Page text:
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(Bodily Acting)

a. Mudras: Hand Gestures

            The Mudras are like the alphabetsin a language. Kutiyattam has twenty four Mudras described in the ‘Hastalakshanadeepika’. There are some others which are not included in that. For e.g…, Sri Rama’s bow. The Mudras in dance do not posses extended meaning while in Kutiyattam they have. Mudras are complete only when they have a proper beginning, expansion and an end.

Mudras are of Four kinds:

a) Samyuta : This is a combined form  using both hands.
For e.g…, to portray the sun, deer etc.
b) Asamuta : This uses only one hand.
E.g…. to show animals, flloweres, women.
c) Misara Mudra

: These are the mixed Mudras using both hands.
E.g.., to depict father, mother, etc.
d) Samana Mudra : This if the use if the same Mudra to convey
different meanings. For e.g.., to show Asura, Sameeps, Samaya.

            When the acting is accompanied by recitals, verbal becomes important. Otherwise Mudras are important. expression  and form a language by themselves through which the characters communicate with each other. With a preliminary understanding of the mudras it is possible to appreciate the performance.

b. Tewnty four Basic Mudras:

            Pataka, Mudrakhyam, Katakam, Mushti, Kartarimukham, Sukatundam, Kapitham, Hamsapaksam, Sikharam, Hamsasyam, Anjali, Ardhacandram, Mukuram, Bhramanam, Sucimukham, Pallavam, ripatakam, Mrgasirsakam, Sarpasirasu, Vardhamanakam, Aralam, Urnanabham, Mukulam and Katakamukham are the twenty four basic Mudras.

            The ‘Hastalaksanadeepika’ mentions twenty four Mudras as a combination of Samyuta and Asmyuta Mudras. Bharata’s Natyasatra describes twenty four Asamyuta and thirteen Samyuta Mudras, making a total of thirty seven. Nandikesa’s ‘Abhinayadarpana’ has thirty two  Asamyuta and twenty three Samyuta Mudras.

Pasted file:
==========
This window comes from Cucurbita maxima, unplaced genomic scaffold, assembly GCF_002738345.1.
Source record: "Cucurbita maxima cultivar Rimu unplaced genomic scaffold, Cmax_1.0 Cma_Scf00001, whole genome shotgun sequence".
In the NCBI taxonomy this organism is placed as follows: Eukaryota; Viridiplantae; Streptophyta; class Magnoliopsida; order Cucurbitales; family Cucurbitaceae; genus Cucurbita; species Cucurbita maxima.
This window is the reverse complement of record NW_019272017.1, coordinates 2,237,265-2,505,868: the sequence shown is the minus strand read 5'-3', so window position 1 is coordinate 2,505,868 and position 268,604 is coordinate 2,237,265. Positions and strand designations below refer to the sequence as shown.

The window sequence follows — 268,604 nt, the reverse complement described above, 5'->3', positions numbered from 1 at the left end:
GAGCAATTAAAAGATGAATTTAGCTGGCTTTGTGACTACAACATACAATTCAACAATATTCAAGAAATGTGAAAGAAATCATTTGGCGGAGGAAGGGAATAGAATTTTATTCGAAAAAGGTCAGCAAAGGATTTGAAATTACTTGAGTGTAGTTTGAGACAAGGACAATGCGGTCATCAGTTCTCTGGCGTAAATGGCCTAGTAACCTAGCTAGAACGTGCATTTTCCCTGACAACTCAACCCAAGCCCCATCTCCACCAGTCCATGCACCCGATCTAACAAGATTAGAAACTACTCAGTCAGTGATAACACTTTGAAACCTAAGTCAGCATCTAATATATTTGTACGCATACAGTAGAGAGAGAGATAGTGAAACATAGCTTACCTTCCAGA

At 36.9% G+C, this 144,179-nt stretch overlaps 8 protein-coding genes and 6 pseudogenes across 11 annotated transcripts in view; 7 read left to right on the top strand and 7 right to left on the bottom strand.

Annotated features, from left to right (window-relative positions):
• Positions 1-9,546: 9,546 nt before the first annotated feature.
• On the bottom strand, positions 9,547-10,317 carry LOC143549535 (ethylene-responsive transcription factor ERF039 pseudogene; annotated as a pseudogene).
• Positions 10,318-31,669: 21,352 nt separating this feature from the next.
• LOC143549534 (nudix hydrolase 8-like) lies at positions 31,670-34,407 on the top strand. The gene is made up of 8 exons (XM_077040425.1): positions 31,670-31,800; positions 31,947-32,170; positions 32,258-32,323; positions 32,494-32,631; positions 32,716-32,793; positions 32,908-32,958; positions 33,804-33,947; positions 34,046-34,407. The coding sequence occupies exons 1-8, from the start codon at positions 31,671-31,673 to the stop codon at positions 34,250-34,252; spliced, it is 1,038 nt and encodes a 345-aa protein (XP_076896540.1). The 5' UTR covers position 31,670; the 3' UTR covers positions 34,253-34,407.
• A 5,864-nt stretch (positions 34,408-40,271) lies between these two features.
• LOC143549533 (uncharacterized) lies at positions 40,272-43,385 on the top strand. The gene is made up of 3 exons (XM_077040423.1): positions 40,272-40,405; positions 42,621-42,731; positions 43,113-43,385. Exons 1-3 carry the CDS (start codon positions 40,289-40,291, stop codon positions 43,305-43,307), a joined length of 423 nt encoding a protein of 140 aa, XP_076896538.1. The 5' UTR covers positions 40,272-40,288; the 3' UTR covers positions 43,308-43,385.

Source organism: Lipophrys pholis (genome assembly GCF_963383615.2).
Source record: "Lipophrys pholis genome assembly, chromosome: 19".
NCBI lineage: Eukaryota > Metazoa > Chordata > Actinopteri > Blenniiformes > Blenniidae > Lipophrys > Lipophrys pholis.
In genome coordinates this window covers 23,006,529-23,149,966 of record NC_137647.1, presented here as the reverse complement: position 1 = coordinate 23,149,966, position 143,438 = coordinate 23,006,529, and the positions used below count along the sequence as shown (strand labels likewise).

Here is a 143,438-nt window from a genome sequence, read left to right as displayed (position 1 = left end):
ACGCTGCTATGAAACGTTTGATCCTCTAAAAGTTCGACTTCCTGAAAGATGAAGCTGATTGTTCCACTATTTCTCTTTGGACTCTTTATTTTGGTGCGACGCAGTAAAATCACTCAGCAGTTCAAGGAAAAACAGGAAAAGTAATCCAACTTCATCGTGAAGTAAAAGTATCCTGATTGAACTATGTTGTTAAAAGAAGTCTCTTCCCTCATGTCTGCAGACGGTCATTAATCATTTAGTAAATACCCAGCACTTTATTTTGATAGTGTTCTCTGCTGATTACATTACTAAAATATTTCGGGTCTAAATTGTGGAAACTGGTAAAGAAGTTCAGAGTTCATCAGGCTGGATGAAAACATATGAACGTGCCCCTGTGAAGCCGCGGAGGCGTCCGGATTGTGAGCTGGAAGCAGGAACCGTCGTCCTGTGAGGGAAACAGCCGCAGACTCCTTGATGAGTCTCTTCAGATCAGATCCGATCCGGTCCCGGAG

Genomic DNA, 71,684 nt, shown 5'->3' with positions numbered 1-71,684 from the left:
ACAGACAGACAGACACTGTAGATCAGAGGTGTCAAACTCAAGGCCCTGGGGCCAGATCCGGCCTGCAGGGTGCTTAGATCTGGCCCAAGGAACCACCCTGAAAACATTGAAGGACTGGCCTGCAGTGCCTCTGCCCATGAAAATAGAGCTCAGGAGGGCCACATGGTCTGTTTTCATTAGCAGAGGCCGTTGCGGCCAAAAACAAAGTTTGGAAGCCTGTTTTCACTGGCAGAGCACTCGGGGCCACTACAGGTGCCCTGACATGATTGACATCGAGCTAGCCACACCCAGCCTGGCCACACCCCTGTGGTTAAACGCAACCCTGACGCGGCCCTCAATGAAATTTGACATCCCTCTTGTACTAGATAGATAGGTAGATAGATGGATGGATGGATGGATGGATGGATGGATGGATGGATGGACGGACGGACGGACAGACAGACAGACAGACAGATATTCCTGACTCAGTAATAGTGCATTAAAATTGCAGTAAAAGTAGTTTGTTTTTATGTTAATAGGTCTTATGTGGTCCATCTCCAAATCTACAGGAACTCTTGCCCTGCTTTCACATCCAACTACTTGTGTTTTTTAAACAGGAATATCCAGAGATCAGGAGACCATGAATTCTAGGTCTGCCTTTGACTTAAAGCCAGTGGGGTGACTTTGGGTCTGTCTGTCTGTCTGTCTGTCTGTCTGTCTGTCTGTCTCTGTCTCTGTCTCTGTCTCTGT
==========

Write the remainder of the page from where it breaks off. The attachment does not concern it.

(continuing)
THE Mudras should be accompanied by suitable Bhava (facial expressions). For exmple, Raudra for lion, Bhaya for deer etc. Bhava, Mudra and the ocular movements make Abhinaya complete.

C. Caris

             Like in other dance forms Kutiyattam also involves training for feet movements. Each Mudra and every occasion demands a specific feet movement. These are called Caris. In Kathakali the feet movements for elephants, monkeys etc., are not given. But in Kutiyattam, these are well defined. There is a specific gait even for a drunkard.


Through this overacting  can be regulated.

1) Cari


This is the movements unifying the positions of the hips, feet, ankles and thighs. These are of three kinds. Viz…,

  1. Bhaumacari (gait on the ground).                        e.g.: Character of Hanuman, Bali etc.
  2. Akasacari (gait in space)
  3. Yuddhacari (gait in battle)

2) Parikramam


The characters of Surpanakha and Hanuman move in this way in all four directions (on the stage)

3) Kalappurathu


This is the style of entry for noble charectrers like Sri Rama, Lakshmana etc.

4)Vattathil Cati


This is the movement for Rakshasas (demons) and Monkeys

5) Cellunti


This is the movement for female characters.
If  a male accompanies her, he moves similarly.

6) Nityakriya


This is the ritual dance that the actor performs on the first day and is one of the preliminary lessons taught to a student of Kutiyattam.

7) Maravil Kriya


This is dome behind the curtain and facing the Mizhavu (the accompanying percussion instrument).

8) Dikpala Vandanam


This is part of the Nityakriya on the first day and involves paying obeisance to the  deities of the eight Quarters. This is followed by Kesadipadam (descriptions from head to foot) of the Gods Siva and Parvati. Then follows the obeisance to Brahma (the creator) and other Gods and to all living beings.

9) Mutiyakkitta


At the end of every Act, the main character comed forward, removed his crown, wears the red band of cloth tied around his fore head  and after bowing places the wicks of the ceremonial lamp nto the ground.

10) Stobhas


These are character specific and illustrates the character further. For example, the Vidusaka (jester) does a cari (dance), surveys the scene, puffs up his cheeks,pretends to chew and meddles with his sacrificial thread and hair. Other Stobhas include Vanara Stobha, Rakshsa Stobha etc.

11) Pravesikm


This is similar to Tiranottam in Kathakali. The characters of  Ravana, Bali, Sugreeva, Surpanakha etc. have pravesikam.

12) Patappurappadu


This depicts the soldiers setting out for battle  receiving orders from the commander.

13) Pindibandham


These are formations made out of Caris.

Compared to Kathakali, feet are fewer in  in Kutiyottam movements and their variety are fewer in Kutiyottam. Since the characters have also to recite the slokas (verses) in the specified Ragas rapid movements have been avoided. The absence of Kalasam is specific to Kutiyottam.


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